An All-American Vacation In America’s Historic Triangle

by Mary Jo Manzanares on September 25, 2013

Experience four seasons of fun in America’s Historic Triangle, where a year-round attraction pass and vacation package allows visitors to take part in engaging living-history programs along with special events and exhibitions. It’s a chance for a fresh perspective on the stories of the nation’s beginnings – the 1607 founding at Jamestown of the first permanent English colony, Revolutionary times in Williamsburg, and the securing of independence at Yorktown in 1781.

America’s Historic Triangle

The America’s Historic Triangle vacation package features unlimited admission to three premier living-history museums – Colonial Williamsburg, Jamestown Settlement and the Yorktown Victory Center – and two National Park sites – Historic Jamestowne and Yorktown Battlefield – and modern-day accommodations for up to seven days. Visitors can take a 23-mile journey along the scenic Colonial Parkway to reach all five historical attractions.

The America’s Historic Triangle vacation package includes lodging at one of a variety of Williamsburg area accommodations and unlimited visits with free parking to all five attractions during the package stay for up to seven days. In 2013, packages start at $389 for two adults and two children, based on a double occupancy, with a minimum two-night stay. A separate America’s Historic Triangle attraction admission ticket is available at $83.50 for adults (ages 16 and older) and $37.75 for children (ages 6-15).

Here’s what you’ll see and experience.

Historic Jamestowne, the site of America’s first permanent English settlement, offers a wealth of family activities on the island.  Witness archaeology-in-action at the 1607 James Fort excavation, watch costumed glassblowers demonstrate one of America’s first industries at the Glasshouse and visit the original 17th-century church tower.  Explore the Nathalie P. and Alan M. Voorhees Archaearium, an archaeology museum filled with unique artifacts from the Fort James site and tour the remains of New Towne, the historic town site dating from the 1620s. The Visitor Center offers exhibits, a multimedia presentation and a museum store.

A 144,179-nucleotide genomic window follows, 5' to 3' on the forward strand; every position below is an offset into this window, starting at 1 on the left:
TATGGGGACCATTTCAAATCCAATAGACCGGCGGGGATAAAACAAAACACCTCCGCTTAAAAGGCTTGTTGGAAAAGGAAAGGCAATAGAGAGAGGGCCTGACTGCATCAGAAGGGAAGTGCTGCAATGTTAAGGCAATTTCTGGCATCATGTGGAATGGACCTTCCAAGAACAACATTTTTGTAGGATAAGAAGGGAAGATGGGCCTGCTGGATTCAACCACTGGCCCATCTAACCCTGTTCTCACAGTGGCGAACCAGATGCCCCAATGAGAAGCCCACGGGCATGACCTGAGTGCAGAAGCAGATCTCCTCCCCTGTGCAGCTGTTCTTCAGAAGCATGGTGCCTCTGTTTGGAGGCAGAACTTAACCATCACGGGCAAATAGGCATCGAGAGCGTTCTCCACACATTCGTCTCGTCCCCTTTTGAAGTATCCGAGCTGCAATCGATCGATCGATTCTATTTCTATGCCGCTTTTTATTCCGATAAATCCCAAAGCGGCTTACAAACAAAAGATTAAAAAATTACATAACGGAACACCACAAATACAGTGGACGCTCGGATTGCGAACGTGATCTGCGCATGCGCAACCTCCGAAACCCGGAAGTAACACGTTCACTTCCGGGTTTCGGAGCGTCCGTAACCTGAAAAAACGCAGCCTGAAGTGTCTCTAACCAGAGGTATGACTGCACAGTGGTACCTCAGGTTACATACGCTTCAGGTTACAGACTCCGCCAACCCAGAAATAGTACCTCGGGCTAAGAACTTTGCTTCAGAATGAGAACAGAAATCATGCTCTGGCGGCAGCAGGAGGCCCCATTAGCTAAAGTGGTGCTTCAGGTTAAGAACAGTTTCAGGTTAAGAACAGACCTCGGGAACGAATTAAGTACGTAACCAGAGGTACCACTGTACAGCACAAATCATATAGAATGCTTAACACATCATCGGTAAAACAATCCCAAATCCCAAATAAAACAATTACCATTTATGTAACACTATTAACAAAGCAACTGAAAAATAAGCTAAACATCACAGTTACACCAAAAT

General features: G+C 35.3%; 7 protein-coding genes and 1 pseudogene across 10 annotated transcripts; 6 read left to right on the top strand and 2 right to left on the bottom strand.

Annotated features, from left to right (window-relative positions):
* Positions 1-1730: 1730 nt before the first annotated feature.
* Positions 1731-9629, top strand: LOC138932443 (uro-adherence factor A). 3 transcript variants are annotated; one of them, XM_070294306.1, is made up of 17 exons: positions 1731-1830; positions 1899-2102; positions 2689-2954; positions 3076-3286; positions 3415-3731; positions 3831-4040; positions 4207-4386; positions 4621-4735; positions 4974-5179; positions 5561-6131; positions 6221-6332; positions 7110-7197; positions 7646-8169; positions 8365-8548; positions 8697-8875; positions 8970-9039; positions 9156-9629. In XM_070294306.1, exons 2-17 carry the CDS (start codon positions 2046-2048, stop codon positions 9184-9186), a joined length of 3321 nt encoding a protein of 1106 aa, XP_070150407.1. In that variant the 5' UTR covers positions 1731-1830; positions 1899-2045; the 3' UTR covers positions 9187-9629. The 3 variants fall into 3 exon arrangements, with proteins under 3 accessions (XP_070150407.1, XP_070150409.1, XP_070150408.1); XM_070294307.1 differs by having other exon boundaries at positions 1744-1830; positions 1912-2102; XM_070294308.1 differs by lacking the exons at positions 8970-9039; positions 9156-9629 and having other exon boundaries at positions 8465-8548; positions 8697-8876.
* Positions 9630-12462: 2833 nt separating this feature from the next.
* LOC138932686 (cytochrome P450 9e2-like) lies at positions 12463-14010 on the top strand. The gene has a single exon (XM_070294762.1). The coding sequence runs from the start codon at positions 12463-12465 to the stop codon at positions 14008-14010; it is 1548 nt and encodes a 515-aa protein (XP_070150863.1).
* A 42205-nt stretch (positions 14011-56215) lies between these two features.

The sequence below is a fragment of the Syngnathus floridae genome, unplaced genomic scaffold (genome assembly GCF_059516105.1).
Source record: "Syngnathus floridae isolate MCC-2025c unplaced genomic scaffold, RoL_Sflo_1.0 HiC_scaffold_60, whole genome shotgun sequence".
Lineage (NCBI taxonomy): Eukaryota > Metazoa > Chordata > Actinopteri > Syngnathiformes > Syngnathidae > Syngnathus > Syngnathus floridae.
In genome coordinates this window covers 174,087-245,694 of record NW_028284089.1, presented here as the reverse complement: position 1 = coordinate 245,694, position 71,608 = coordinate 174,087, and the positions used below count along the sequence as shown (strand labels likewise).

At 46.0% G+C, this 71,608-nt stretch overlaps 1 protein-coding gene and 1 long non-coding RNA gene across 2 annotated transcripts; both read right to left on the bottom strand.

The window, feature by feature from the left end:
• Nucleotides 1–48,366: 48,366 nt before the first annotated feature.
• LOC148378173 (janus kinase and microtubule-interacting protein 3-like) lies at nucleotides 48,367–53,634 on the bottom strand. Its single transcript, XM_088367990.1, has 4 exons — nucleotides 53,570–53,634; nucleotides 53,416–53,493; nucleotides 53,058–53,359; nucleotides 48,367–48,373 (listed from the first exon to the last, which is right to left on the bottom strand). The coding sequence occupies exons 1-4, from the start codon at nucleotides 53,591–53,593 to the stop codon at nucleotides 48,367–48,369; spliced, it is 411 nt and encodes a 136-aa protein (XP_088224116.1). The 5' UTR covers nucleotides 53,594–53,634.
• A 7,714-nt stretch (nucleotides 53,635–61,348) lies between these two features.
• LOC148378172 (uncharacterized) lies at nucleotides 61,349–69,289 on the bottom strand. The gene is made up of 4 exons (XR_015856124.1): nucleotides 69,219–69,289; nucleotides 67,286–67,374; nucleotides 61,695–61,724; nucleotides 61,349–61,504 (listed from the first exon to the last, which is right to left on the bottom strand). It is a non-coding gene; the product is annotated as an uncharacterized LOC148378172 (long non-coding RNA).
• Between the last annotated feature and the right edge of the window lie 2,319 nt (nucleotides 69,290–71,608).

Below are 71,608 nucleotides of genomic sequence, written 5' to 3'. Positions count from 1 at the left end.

Jamestown Settlement is a living-history museum of 17th-century Virginia. Expansive exhibition galleries and an introductory film, “1607: A Nation Takes Root,” trace Jamestown’s beginnings in England and the first century of the Virginia colony and describe the Powhatan Indian, English and west central African cultures that converged in 17th-century Virginia. Outdoors, historical interpreters depict 1600s life at re-creations of the colonists’ fort, three 1607 ships and a Powhatan Indian village.

Guests to Colonial Williamsburg become part of the story as they explore family-friendly sights, sounds and tastes of the 18th-century capital of Virginia. In Colonial Williamsburg’s Revolutionary City, reconstruction of the industrial site that helped forge the American Revolution is under way.  The highly acclaimed Revolutionary City program allows visitors to discover the birthplace of a nation where patriots ignited the cause for freedom and laid the groundwork for the creation of a new nation during this dramatic, outdoor street theater program. Guests also can enjoy historic trade demonstrations, dramatic vignettes, dine in an 18th-century taverns, and travel back in time in a carriage ride down Duke of Gloucester Street.

The Yorktown Victory Center chronicles America’s struggle for independence from the beginnings of colonial unrest to the formation of a new nation.  A Declaration of Independence Gallery emphasizes the dramatic impact and relevance of this historic document and features a rare early broadside printing of the Declaration dating to July 1776, before a handwritten copy on parchment was signed by members of Congress. Exhibits also provide eyewitness accounts of the American Revolution and describe the convergence of forces on Yorktown in 1781 for the climactic military engagement of the Revolution. Outdoors, historical interpreters engage visitors in everyday life during the Revolutionary era. Visitors can learn about a soldier’s life in a re-created Continental Army encampment and, on a re-created 1780s farm, help with chores such as weeding the garden and processing flax.

Photo credit:  via TravMedia

| Mary Jo Manzanares is a founder and the editor-in-chief of The Traveler’s Way, an online travel magazine proving informational and inspirational travel recommendations for curious Baby Boomer travelers. She has been a speaker at various industry events and has a personal travel blog at Traveling with MJ. When she’s not traveling, Mary Jo likes lingering over a cup of coffee, wandering in a museum, sipping wine at a cafe, and sharing it all with friends and readers. Mary Jo's top travel destinations are Italy, Portugal, and the Caribbean.

{ 1 comment… read it below or add one }

Kenin Bassart September 26, 2013 at 6:22 am

Looks like a wonderful way to mix family fun and a history lesson!

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